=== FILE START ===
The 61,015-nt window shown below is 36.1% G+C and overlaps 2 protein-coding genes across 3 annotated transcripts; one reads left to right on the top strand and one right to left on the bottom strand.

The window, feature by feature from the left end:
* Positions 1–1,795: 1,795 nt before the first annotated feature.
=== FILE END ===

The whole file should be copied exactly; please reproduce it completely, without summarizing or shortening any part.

The 61,015-nt window shown below is 36.1% G+C and overlaps 2 protein-coding genes across 3 annotated transcripts; one reads left to right on the top strand and one right to left on the bottom strand.

The window, feature by feature from the left end:
* Positions 1–1,795: 1,795 nt before the first annotated feature.